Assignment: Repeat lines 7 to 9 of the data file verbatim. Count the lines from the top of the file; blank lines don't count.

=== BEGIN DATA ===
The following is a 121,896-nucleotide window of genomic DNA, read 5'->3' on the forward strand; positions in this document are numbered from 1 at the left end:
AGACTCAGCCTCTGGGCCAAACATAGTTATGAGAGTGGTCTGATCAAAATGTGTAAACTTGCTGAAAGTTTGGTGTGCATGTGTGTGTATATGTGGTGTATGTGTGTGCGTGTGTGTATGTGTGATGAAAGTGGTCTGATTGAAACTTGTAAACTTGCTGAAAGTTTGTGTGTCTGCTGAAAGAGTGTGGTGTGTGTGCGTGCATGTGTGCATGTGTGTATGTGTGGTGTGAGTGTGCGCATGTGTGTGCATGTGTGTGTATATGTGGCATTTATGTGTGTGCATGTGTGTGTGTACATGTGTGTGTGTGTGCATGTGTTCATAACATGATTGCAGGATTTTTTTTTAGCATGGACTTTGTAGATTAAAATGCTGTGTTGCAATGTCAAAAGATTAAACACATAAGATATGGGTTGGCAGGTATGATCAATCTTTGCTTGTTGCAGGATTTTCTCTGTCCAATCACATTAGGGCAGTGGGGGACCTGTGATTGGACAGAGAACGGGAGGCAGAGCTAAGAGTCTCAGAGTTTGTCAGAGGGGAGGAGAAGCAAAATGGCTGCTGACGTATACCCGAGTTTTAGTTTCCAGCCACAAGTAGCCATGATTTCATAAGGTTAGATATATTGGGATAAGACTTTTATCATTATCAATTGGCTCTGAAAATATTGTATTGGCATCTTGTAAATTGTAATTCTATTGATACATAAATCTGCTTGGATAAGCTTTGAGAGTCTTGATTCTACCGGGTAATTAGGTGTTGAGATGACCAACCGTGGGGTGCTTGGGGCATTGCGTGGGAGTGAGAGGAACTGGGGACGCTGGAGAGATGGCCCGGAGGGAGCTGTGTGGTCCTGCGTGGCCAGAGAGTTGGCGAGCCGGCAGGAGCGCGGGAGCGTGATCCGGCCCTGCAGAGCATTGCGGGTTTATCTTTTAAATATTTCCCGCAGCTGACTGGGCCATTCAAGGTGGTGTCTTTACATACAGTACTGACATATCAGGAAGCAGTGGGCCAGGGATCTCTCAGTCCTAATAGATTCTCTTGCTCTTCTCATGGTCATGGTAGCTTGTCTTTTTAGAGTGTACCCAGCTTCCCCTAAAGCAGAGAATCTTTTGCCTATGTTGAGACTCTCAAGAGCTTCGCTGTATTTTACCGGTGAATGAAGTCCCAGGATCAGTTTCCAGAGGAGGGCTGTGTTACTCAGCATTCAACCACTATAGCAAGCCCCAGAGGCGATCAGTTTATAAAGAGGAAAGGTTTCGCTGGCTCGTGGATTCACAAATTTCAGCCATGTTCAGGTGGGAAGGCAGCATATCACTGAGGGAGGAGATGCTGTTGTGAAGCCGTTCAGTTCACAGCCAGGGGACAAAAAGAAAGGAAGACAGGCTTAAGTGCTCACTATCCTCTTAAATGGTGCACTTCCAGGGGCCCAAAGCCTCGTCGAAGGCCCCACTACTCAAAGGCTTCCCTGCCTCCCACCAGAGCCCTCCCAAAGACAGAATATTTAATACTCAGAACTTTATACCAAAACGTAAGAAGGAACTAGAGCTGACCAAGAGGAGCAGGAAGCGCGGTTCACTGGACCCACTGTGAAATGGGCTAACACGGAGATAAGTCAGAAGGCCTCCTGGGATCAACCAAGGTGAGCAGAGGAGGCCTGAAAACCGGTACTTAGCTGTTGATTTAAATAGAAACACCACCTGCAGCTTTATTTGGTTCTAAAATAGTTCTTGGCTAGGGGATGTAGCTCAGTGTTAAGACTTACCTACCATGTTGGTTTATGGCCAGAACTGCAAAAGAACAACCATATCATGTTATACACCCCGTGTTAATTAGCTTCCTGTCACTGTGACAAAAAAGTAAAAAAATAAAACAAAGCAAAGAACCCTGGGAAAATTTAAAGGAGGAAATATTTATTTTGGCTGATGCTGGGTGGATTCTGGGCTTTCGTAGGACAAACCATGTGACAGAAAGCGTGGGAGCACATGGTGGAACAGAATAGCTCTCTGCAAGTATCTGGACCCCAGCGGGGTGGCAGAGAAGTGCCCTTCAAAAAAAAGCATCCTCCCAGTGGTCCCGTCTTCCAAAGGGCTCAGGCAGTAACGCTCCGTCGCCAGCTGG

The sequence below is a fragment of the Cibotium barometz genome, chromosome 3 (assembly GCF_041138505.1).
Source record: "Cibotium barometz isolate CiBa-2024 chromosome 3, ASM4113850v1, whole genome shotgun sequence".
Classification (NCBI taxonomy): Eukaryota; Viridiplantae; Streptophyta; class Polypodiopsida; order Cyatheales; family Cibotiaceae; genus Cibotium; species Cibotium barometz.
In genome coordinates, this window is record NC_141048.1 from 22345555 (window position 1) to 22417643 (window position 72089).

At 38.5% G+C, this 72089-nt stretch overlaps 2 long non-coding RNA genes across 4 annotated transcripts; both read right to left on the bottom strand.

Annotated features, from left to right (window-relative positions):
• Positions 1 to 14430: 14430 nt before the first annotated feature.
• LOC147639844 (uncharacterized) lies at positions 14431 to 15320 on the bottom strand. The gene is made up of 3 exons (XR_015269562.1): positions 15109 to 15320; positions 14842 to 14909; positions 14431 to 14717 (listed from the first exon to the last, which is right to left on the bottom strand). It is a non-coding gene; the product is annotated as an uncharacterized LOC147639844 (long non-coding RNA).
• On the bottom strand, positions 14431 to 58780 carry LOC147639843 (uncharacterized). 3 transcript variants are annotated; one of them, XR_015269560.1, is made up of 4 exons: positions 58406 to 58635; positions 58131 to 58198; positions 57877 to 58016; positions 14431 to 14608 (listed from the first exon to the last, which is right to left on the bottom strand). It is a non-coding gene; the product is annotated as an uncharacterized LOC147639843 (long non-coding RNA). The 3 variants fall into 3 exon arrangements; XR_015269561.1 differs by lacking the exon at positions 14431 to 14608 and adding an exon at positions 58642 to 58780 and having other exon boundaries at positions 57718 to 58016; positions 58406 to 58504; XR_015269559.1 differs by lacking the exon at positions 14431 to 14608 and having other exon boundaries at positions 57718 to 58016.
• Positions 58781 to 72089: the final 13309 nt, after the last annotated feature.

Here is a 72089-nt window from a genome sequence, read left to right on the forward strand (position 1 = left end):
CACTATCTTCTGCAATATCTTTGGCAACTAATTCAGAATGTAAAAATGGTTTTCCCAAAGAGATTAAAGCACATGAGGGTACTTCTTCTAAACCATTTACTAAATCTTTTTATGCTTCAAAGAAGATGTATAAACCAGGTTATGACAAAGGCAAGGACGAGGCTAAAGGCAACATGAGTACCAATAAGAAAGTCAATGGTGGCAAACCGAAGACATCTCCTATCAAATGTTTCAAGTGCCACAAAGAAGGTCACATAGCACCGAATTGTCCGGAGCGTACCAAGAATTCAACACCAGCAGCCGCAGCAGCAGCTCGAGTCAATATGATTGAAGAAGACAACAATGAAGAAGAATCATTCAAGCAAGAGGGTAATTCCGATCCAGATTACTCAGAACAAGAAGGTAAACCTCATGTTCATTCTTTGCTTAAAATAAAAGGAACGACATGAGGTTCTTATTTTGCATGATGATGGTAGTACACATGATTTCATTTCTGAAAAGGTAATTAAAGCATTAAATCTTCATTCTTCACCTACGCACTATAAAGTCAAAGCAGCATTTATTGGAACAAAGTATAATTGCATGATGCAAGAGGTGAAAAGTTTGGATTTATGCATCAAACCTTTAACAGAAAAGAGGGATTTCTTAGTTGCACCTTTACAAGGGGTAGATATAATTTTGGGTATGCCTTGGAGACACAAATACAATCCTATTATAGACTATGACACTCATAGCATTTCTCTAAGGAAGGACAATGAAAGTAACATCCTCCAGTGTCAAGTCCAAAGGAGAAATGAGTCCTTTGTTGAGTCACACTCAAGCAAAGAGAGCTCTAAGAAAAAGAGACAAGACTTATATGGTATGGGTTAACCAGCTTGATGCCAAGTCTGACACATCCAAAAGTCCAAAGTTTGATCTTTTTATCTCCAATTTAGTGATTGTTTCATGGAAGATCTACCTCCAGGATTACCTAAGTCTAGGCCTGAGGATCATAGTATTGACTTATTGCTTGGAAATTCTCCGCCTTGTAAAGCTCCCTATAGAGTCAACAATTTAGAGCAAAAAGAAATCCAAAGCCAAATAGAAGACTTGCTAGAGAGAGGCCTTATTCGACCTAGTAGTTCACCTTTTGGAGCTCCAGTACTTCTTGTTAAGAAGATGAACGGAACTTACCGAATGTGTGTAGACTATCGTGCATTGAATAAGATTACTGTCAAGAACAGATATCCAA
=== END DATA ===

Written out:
At 38.5% G+C, this 72089-nt stretch overlaps 2 long non-coding RNA genes across 4 annotated transcripts; both read right to left on the bottom strand.

Annotated features, from left to right (window-relative positions):
• Positions 1 to 14430: 14430 nt before the first annotated feature.